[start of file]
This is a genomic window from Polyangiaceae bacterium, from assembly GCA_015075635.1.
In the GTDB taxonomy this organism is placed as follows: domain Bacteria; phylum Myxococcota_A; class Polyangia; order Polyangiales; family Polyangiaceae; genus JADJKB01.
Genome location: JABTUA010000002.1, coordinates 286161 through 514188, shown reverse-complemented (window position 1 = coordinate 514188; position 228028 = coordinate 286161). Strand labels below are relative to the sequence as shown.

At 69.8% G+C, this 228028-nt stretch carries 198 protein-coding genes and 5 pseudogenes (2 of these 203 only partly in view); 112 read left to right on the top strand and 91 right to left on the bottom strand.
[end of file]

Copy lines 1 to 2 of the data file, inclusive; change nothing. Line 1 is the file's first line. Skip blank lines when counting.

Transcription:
This is a genomic window from Polyangiaceae bacterium, from assembly GCA_015075635.1.
In the GTDB taxonomy this organism is placed as follows: domain Bacteria; phylum Myxococcota_A; class Polyangia; order Polyangiales; family Polyangiaceae; genus JADJKB01.